Monday, 20 April 2020
Sometimes when you visit a ruined castle they have on display an artist’s impression of how the castle looked when it was complete. Sometimes there is even a model, like this one of Dinefwr Castle:
These days it’s amazing what they can do on a computer. I found this article showing seven digital restorations of European medieval castles. I hope you enjoy it.
Ann Marie Thomas is the author of four medieval history books, a surprisingly cheerful poetry collection about her 2010 stroke, and the science fiction series Flight of the Kestrel. Book one, Intruders, and book two Alien Secrets, are out now. Follow her at http://eepurl.com/bbOsyz
Thursday, 9 April 2020
The next prompt from Charles Joynson’s A Brief History of the Future for my research into the future was the lunar accelerator. Here is the passage:
Long trip times getting from Earth to Mars caused many researchers to investigate ways to increase shuttle speeds… However in 2267 the concept of the lunar accelerator was proposed. This used the same concept as the Skylifts but would be built on the Moon.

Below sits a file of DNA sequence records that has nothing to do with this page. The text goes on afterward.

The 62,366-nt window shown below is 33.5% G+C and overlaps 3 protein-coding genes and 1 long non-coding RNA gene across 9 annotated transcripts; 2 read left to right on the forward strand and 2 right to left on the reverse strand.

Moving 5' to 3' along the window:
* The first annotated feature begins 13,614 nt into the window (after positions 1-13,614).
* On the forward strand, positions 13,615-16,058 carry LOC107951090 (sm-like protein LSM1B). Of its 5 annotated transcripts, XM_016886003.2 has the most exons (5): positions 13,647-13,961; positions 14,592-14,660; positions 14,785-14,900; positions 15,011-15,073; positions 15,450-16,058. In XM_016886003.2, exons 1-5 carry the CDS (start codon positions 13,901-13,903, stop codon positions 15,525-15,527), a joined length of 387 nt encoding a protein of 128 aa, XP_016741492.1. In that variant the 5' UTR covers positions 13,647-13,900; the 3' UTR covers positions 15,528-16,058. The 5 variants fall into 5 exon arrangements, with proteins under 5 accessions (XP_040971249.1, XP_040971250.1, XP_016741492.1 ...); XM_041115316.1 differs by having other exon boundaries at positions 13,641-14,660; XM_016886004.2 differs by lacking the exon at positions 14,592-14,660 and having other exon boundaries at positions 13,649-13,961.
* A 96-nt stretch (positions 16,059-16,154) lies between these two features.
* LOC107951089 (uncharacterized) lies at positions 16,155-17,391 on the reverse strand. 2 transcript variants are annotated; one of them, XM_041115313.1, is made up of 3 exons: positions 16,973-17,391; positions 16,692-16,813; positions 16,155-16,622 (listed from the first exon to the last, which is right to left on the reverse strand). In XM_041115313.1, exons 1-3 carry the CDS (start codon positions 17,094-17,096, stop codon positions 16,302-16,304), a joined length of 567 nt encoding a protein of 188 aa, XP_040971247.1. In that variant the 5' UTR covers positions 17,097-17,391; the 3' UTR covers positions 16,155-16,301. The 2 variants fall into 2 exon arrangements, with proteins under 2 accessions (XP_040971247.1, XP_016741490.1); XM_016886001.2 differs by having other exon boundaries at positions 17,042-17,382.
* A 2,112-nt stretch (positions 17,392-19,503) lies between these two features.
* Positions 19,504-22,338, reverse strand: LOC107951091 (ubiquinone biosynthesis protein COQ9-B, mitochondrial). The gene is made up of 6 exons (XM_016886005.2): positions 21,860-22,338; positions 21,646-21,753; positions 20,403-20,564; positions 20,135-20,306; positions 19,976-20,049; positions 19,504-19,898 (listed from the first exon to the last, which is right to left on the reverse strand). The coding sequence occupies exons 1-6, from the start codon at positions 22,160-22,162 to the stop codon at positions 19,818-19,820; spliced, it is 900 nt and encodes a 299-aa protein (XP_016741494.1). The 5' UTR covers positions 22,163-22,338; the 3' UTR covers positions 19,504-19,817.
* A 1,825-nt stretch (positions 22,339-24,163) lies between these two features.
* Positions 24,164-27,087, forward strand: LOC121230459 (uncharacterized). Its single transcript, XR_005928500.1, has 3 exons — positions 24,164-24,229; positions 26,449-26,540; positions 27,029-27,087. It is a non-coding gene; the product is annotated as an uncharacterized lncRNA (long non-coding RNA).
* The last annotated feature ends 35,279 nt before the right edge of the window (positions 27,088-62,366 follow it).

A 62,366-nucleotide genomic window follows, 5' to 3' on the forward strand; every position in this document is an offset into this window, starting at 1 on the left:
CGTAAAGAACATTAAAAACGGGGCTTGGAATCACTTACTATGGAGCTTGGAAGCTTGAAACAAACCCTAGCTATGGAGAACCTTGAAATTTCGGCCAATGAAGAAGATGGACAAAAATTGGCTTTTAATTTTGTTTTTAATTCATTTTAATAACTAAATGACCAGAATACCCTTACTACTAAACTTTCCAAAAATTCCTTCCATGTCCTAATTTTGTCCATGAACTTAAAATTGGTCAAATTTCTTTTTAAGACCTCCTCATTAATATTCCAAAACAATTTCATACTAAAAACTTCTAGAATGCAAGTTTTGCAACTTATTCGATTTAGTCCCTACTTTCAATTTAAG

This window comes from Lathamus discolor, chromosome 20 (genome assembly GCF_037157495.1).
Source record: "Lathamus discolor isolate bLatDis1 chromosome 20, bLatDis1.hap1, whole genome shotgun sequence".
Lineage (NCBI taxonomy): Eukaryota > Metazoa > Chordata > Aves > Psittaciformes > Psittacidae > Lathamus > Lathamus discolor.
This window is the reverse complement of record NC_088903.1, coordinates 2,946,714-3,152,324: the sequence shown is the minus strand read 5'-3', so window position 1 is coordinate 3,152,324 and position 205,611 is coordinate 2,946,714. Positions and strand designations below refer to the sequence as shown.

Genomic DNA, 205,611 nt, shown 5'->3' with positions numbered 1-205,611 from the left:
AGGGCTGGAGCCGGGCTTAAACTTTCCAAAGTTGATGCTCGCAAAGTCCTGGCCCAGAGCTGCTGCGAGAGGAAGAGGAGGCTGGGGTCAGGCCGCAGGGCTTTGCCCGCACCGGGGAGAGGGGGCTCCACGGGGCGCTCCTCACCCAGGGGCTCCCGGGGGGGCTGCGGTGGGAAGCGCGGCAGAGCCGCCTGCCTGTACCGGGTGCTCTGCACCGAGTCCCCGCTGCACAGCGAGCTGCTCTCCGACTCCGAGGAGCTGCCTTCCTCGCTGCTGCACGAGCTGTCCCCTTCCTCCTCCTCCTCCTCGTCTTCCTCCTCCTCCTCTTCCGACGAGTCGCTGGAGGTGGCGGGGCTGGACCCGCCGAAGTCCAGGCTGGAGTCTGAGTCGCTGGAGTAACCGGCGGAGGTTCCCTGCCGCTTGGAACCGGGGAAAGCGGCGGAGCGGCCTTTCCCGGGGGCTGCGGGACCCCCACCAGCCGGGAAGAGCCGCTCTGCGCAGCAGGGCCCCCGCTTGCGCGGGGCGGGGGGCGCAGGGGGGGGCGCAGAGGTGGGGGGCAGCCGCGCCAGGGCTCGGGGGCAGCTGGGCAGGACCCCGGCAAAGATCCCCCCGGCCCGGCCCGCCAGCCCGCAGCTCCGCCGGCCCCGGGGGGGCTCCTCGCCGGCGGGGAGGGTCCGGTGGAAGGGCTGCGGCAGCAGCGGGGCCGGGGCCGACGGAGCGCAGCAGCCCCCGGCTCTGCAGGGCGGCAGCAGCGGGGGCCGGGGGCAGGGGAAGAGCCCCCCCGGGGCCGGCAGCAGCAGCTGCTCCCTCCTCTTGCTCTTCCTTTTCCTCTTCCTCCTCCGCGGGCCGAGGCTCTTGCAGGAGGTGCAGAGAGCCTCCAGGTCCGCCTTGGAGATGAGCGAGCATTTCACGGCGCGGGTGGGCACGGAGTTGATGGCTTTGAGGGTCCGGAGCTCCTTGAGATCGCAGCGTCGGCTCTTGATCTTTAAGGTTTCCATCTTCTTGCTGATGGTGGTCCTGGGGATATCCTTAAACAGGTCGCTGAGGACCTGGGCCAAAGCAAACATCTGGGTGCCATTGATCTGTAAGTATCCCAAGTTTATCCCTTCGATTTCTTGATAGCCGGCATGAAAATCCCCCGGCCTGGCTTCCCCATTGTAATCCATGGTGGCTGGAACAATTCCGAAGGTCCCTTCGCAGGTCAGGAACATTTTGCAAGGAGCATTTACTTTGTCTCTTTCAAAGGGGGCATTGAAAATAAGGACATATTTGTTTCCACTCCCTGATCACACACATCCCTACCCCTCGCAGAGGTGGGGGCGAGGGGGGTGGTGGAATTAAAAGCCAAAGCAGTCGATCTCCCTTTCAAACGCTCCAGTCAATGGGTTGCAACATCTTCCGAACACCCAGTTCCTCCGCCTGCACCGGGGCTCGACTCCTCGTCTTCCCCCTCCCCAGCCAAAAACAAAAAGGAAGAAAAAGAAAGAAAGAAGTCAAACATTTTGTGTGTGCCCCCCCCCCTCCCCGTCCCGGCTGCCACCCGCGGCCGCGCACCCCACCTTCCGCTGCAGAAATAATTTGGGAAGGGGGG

The lunar accelerator was created by using 3D printing technology to make a magnetic levitation track across the surface of the Moon. Firstly a cementation surface was printed followed by a film of conductive metal, and finally solar panels were printed to one side of the track.
Building a perfectly flat track meant levelling the lunar surface by removing boulders and hills, and filling craters and holes. The track followed the solar plane and only one direction of launch was allowed in case of collisions.
The 50-kilometre track was finished in 2289 and the first shuttle launched after arrival from Earth in 2290. However shuttles could only be launched towards Mars when the Moon was in the right position and then only when Mars was close enough to Earth to make the journey as short as possible, which up until the accelerator was operational had been just once in every twenty-six months.
In practice the accelerator’s launch window was once a month during each six months of closest approach when the accelerator was mono-directional and later twice a month after 2314 when it was converted to allow bi-directional launches.